Nathaniel Hackett is on the record saying that he wants a smart, accurate and tough QB. Kenny Pickett would fit that bill. The worry with him is that he has some of the smallest hands on record for an drafted QB. His hands were measured at 8.5 inches at the combine. The ball in the NFL is actually bigger than the ball used by the NCAA. This may seem trivial, but for QBs with smaller hands it can (and has) led to problems adjusting to the NFL.
In general QBs with small hands don’t last long in the NFL as starters, but there are exceptions. Note that hand size data before the late 90s is hard to find. Here is a table showing games started by QB hands size for every QB that I could find data on going back to the mid-90s
The prevailing wisdom is that quarterbacks with small hands are more apt to fumble the ball, but if you look at the data, that’s not the case.
For those worried about a whether Kenny Pickett's hand size means he will fumble more, I updated a study that I saw a few years ago. There is no correlation between fumble rate (FUM/GS) and hand size for NFL QBs. Hand size data is scarce before ~1997 pic.twitter.com/vIbj8KDc35— Joseph Mahoney (@ndjomo76) March 4, 2022
There is no correlation between QB hand size and fumble rate (fumbles per game started). But here’s the caveat, Pickett is such an outlier that there is no precedent (at least in the modern NFL). The only other QB close to that small of hands who was a long-term starter is Michael Vick who had 8.5” hands. Michael Vick was a Ferrari. Pickett is Subaru.
There is a correlation here (sort of), but it is actually between rushing attempts per game started and fumble rate. Keep in mind that the NFL still counts a kneel-down as a rushing attempt. Plenty of Peyton Manning, Drew Brees and Tom Brady’s rushing attempts were kneel-downs. If you look at all QBs with 32 or more starts since 1997, there is still very little correlation between rushing attempts per game started and fumbles per game started. The R squared value is 0.089. Even if you focus on the QBs with four or more rushing attempts per game, you find that there are a few outliers who are confounding the correlation.
The average fumble rate for all 80 QBs in the data set is 0.60 fumbles per start. Using one standard deviation above or below the mean to define high and low fumble rates, there are twelve fumble-prone QBs and fourteen QBs who did or do not fumble often. No QB in the “good” zone runs the ball more than 3.9 times per game. The two highest runs/per GS rates in the good zone are Patrick Mahomes (3.8) and Justin Herbert (3.7). Four of the fourteen run (or ran) the ball fewer than two times per start - Kyle Orton, Drew Brees, Joey Harrington and Peyton Manning. In reality Brees and Manning probably had less than one actual rushing attempt per start during their careers (because of kneel-downs).
|Robert Griffin III||0.88||7.3|
On the “bad” side (a fumble rate of 0.78 or worse), five of the twelve fumblers are or were “running” QBs - Daunte Culpepper, Daniel Jones, Robert Griffin, Michael Vick and Vince Young. All five run or ran the ball 4.6 or more times per game. If we look at the two guys on the edge of “bad”, we find that both are runners. Lamar Jackson (0.76 FUM/GS) and Jacoby Brissett (0.75) average 12.6 and 5.6 rushing attempts per start during their careers.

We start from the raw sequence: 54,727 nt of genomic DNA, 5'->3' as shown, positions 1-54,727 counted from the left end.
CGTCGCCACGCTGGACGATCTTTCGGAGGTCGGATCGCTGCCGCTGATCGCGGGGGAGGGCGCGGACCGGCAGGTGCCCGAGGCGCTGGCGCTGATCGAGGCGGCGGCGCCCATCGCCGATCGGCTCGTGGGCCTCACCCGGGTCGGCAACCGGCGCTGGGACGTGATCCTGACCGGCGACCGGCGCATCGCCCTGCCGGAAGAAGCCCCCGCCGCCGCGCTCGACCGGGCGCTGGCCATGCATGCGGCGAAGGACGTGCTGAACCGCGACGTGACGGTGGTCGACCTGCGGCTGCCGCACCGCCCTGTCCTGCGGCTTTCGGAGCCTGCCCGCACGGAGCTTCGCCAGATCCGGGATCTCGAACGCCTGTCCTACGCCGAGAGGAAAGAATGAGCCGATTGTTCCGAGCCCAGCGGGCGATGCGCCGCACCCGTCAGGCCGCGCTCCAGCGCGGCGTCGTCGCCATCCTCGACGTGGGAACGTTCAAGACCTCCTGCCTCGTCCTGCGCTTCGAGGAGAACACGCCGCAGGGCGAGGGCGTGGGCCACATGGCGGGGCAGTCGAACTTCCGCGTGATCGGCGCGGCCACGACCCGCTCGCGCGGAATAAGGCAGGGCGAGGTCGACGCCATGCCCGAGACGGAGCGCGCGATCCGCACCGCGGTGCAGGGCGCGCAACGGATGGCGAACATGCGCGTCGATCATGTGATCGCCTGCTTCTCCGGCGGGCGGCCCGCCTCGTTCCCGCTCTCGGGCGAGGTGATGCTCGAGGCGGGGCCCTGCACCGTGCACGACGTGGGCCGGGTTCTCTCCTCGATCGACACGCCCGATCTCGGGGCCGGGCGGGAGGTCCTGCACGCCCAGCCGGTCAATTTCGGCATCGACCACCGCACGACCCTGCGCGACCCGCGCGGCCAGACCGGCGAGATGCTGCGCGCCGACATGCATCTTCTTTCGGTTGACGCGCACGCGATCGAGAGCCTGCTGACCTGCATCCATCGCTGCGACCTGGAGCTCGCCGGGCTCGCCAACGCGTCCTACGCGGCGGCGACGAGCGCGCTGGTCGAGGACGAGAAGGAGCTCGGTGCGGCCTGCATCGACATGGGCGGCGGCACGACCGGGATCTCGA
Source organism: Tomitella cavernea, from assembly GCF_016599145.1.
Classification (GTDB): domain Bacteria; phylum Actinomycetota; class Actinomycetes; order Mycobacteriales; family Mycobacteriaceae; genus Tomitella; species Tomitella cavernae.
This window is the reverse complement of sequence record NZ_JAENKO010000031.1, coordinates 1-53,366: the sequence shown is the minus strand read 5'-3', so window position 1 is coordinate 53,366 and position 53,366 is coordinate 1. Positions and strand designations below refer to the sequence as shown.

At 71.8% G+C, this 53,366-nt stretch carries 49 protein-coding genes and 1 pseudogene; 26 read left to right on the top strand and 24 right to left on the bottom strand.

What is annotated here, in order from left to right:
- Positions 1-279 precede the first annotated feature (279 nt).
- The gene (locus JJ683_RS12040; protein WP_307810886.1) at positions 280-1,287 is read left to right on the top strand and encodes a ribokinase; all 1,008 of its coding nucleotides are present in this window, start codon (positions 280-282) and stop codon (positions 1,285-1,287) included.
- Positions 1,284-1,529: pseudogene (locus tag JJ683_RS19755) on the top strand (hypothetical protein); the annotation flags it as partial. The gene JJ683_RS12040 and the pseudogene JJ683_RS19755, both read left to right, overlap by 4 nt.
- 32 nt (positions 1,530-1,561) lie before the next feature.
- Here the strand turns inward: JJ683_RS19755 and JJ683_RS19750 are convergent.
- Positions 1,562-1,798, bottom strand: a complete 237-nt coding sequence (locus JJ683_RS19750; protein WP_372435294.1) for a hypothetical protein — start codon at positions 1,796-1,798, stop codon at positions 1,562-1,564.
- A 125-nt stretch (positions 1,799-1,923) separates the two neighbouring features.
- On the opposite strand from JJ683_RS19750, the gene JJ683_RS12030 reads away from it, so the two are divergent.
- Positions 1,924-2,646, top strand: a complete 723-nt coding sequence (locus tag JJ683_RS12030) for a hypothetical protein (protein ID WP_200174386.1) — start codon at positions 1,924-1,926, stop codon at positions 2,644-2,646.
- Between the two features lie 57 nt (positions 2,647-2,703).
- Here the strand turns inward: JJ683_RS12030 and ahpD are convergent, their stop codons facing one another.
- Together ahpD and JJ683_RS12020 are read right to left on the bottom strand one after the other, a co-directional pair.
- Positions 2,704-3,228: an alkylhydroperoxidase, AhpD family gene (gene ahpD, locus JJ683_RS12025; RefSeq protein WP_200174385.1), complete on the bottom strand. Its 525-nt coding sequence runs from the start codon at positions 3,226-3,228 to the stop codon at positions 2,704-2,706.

In fact if you look at the top 25 worst fumblers on the list, only four ran the ball 2.5 times per game or less - Kurt Warner, Mark Sanchez, Derek Anderson and Rex Grossman. So in general as a QB in the NFL, if you run the ball often you will fumble more often. That seems obvious, but it’s nice when the data matches what most understand to be a truism in football.
So what about a link between hand size and fumbles for running QBs, or between hand size and “ball security” for pocket QBs? Well Warner (10.25”) and Sanchez (10.5”) have big hands and were pocket QBs, but both were prone to fumble. On the flipside, Mahomes has relatively small hands (9.25”) and runs a fair amount (both on runs AND on passes), but he is on the good side in terms of fumble rate. The same could be said for Teddy Bridgewater, who is tied for the fourth lowest fumble rate on the list, but has the same size hands as Mahomes.
Then you also have guys like Brett Favre, Nick Foles and Dak Prescott all of whom have massive mitts, but they fall in the “normal” range for fumble rate. Of course, Drew Lock, who isn’t included here since he only has twenty-one starts, has relatively small hands (9”) and has a fairly average fumble rate (0.62) while running the ball 3.4 times per start during his career (also fairly average).
This is relevant to the Denver Broncos because it is possible that we draft Pickett, or Malik Willis, who would most likely be a running QB in the NFL similar to Lamar Jackson or Jalen Hurts. While Jackson has a high fumble rate for an NFL QB, you really have to compare him to running backs since his carries per game is comparable to many NFL running backs. At roughly thirteen rushes per start during his career, that would equate to 221 carries in a seventeen game season. Only nine players had more than 221 rushing attempts in 2021 (although none were QBs).
Jalen Hurts led all QBs in rushing attempts in 2021 with 139 and he fumbled nine times. The worst fumblers among running QBs in 2021 were both backup QBs - Jordan Love and P.J. Walker. Love ran the ball twelve times and fumbled three times while Walker ran the ball seven times and fumbled three times. For what it’s worth, Love has really big hands (10.5”) while Walker has relatively small hands (9.125”).